I was thinking that integrating over the drag force or the corresponding acceleration with respect to ##t## I should be able to get a more accurate approximation of the velocity after a large-ish time step. However, since I'm not familiar with differential equations, I started looking for existing solutions. One that stood out to me in particular was this one from StackExchange user ja72. His approach was that the acceleration for a given speed change can be written as
$$a(v) = A_0 + A_1 v + A_2 v^2,$$
with, for example, ##A_0=g## for gravity, ##A_1=0##, and ##A_2=-\frac{1}{2m} \rho A C_d## for drag. This led him to the following expression:
$$\Delta v = \frac{A_0 + A_1 v_0 + A_2 v_0^2}{A_1 + 2 A_2 v_0} \left( 1 - \sqrt{ 1 - 2 (A_1 + 2 A_2 v_0) \Delta t} \right).$$
This appears to work well again for very small time steps and as long as ##v_0## is not too large. If the time step is only slightly too large, the object's velocity rises above the terminal velocity in the first couple of time steps before eventually converging. If either the time step or ##v_0## is too large, the expression under the square root becomes negative.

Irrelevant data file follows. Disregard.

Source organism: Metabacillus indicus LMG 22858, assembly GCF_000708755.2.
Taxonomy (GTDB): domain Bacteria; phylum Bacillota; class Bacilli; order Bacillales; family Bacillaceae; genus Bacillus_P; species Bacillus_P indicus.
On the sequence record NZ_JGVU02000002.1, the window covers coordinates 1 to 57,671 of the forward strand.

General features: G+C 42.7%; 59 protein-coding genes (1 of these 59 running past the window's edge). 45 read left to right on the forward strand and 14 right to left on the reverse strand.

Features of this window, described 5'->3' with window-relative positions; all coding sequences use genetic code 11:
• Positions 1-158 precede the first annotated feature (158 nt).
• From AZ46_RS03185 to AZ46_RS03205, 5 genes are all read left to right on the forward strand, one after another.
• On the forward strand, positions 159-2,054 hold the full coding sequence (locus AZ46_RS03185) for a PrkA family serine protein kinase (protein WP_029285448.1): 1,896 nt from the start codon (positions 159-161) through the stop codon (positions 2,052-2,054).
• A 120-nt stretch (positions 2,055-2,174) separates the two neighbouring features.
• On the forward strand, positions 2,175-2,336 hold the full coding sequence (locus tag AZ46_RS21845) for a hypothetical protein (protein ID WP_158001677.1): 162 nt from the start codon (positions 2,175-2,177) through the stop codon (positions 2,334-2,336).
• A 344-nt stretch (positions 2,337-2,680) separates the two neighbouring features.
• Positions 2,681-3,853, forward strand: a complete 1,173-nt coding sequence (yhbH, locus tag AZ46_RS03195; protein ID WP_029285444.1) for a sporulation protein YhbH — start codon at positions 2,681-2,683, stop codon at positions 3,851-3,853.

So here is my question (in three parts):
• Is what I am trying to do possible/feasible at all? I would really prefer to not use ##\Delta t## much lower than a millisecond.
• Is there a better solution than / a better application of the solution that I found?
• Do you perhaps know of a scientific publication of such a solution?

Last edited:
Your initial time step must be such that the velocity changes by less than 10%, and preferably less than 1%. A general rule in simulations where the results diverge rapidly is to first try smaller time steps until you have at least 5 or 10 time steps per cycle or until it behaves properly. A good rule of thumb is to always make at least one run with a time step significantly shorter than the time step that seems to work.